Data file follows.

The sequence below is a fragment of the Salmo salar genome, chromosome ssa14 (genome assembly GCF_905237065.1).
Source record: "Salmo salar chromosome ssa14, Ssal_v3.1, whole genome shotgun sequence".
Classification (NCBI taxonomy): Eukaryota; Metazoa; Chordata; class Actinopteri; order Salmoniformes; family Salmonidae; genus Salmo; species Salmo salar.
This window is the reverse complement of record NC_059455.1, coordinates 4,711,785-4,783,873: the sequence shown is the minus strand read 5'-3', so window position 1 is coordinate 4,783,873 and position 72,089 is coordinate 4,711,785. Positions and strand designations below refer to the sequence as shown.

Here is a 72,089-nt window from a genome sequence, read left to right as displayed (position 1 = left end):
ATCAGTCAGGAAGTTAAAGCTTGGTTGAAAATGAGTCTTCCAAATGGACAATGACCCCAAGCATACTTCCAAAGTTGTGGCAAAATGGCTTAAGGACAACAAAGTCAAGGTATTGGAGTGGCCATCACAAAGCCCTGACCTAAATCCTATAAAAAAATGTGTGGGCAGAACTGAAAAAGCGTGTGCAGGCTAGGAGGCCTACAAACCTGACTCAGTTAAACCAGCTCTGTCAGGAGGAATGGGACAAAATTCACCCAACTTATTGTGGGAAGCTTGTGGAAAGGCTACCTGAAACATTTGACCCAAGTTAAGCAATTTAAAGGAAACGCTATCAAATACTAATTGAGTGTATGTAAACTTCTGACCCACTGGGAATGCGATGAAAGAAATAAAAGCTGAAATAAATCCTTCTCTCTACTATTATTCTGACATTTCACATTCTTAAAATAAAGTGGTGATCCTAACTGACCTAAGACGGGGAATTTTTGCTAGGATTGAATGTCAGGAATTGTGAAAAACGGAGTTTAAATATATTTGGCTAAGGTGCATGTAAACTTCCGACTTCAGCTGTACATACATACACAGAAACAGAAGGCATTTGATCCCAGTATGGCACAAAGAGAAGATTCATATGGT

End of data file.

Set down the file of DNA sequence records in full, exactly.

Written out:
The sequence below is a fragment of the Salmo salar genome, chromosome ssa14 (genome assembly GCF_905237065.1).
Source record: "Salmo salar chromosome ssa14, Ssal_v3.1, whole genome shotgun sequence".
Classification (NCBI taxonomy): Eukaryota; Metazoa; Chordata; class Actinopteri; order Salmoniformes; family Salmonidae; genus Salmo; species Salmo salar.
This window is the reverse complement of record NC_059455.1, coordinates 4,711,785-4,783,873: the sequence shown is the minus strand read 5'-3', so window position 1 is coordinate 4,783,873 and position 72,089 is coordinate 4,711,785. Positions and strand designations below refer to the sequence as shown.

Here is a 72,089-nt window from a genome sequence, read left to right as displayed (position 1 = left end):
ATCAGTCAGGAAGTTAAAGCTTGGTTGAAAATGAGTCTTCCAAATGGACAATGACCCCAAGCATACTTCCAAAGTTGTGGCAAAATGGCTTAAGGACAACAAAGTCAAGGTATTGGAGTGGCCATCACAAAGCCCTGACCTAAATCCTATAAAAAAATGTGTGGGCAGAACTGAAAAAGCGTGTGCAGGCTAGGAGGCCTACAAACCTGACTCAGTTAAACCAGCTCTGTCAGGAGGAATGGGACAAAATTCACCCAACTTATTGTGGGAAGCTTGTGGAAAGGCTACCTGAAACATTTGACCCAAGTTAAGCAATTTAAAGGAAACGCTATCAAATACTAATTGAGTGTATGTAAACTTCTGACCCACTGGGAATGCGATGAAAGAAATAAAAGCTGAAATAAATCCTTCTCTCTACTATTATTCTGACATTTCACATTCTTAAAATAAAGTGGTGATCCTAACTGACCTAAGACGGGGAATTTTTGCTAGGATTGAATGTCAGGAATTGTGAAAAACGGAGTTTAAATATATTTGGCTAAGGTGCATGTAAACTTCCGACTTCAGCTGTACATACATACACAGAAACAGAAGGCATTTGATCCCAGTATGGCACAAAGAGAAGATTCATATGGT